Lump on shoulder 'caused by vaccine'

27 October 2006

A Wellington schoolgirl who twice suffered a bad reaction to the meningococcal B vaccine says she has daily pain and a disfiguring lump on her neck.


Petra McDiarmid, 16, joins an increasing number of people calling for the Health Ministry to come clean about the vaccine's possible side effects.

Health Minister Pete Hodgson told Parliament this week there had been "no significant adverse events" associated with the immunisation programme.

But within two days of Petra receiving the first of the three-shot vaccine, her arm, shoulder and neck swelled into a painful mass.

Her mother, Johanne Greally, took her to an emergency doctor, who confirmed Petra's ailments were caused by the vaccine.

Six weeks later the swelling had gone down and Petra agreed to a booster shot, based on the doctor's advice that her chances of reacting a second time were no greater than for someone who had never had a reaction.

This time the reaction was instantaneous. "My arm felt really heavy all the time and when I tried to pick up things I wouldn't be able to pull up my shoulder.

"At first it hurt all the time, now it just aches."

Ms Greally said Petra had also been left with an 8-centimetre lump on her neck, which jeopardised a budding modelling career.

"My beautiful daughter is permanently deformed."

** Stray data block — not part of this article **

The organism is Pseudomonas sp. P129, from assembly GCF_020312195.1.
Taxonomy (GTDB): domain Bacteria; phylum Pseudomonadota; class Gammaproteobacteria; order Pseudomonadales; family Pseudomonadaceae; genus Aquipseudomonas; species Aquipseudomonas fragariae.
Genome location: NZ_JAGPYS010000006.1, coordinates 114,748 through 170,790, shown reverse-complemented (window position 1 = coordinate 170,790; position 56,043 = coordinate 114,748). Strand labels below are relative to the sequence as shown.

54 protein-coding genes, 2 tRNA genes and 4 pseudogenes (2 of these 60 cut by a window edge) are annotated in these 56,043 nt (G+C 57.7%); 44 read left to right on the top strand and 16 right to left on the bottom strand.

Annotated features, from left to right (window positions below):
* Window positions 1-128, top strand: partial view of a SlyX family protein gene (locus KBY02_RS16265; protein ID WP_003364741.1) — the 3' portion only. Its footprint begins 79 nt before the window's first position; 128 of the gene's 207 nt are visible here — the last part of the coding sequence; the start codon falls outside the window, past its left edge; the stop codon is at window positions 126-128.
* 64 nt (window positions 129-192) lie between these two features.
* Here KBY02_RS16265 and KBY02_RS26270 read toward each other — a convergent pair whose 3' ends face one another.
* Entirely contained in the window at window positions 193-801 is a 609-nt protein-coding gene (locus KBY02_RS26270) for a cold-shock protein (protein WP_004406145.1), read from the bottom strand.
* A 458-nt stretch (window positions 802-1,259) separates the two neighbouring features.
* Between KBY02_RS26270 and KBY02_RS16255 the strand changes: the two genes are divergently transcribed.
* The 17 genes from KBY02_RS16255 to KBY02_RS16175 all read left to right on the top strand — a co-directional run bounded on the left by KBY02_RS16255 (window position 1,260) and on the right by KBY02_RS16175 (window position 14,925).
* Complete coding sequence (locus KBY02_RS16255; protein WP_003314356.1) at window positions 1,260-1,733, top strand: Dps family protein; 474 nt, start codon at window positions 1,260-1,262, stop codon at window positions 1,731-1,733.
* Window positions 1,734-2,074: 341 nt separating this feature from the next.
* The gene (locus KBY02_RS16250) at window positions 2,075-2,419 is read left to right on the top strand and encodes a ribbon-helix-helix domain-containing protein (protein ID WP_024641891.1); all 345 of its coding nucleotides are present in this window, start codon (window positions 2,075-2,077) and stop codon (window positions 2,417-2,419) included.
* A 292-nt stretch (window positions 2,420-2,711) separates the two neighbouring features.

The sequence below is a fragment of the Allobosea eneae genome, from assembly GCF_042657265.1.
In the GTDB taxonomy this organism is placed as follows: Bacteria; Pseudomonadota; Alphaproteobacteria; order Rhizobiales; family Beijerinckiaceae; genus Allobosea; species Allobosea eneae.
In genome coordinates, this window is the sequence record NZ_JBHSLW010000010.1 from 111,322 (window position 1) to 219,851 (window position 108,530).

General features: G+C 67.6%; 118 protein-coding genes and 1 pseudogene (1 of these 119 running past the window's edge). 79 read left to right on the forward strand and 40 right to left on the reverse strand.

Health Ministry claims that there had been no significant adverse health events were not true, Ms Greally said.

Otago University centre for adverse reaction monitoring director Michael Tatley said Petra's case would almost certainly have been included in its reporting had it been alerted to her case.

That she had experienced swelling after both doses of the vaccine suggested it was not only the cause, it would put her at the severe end of the reaction scale, he said. Meningococcal B immunisation programme director Jane O'Hallahan said more than one million people had received more than three million doses of the vaccine since July 2004, with 2200 reporting adverse reactions.

That compared with 213 cases and seven deaths from meningococcal B a year before the immunisation programme was introduced.

Accident Compensation Corporation revealed this week it had accepted 33 claims for harm caused by the vaccine, including two for anaphylactic reactions, six for a serious blood disorder, cellulitis, nerve damage, bruising and fractured upper teeth.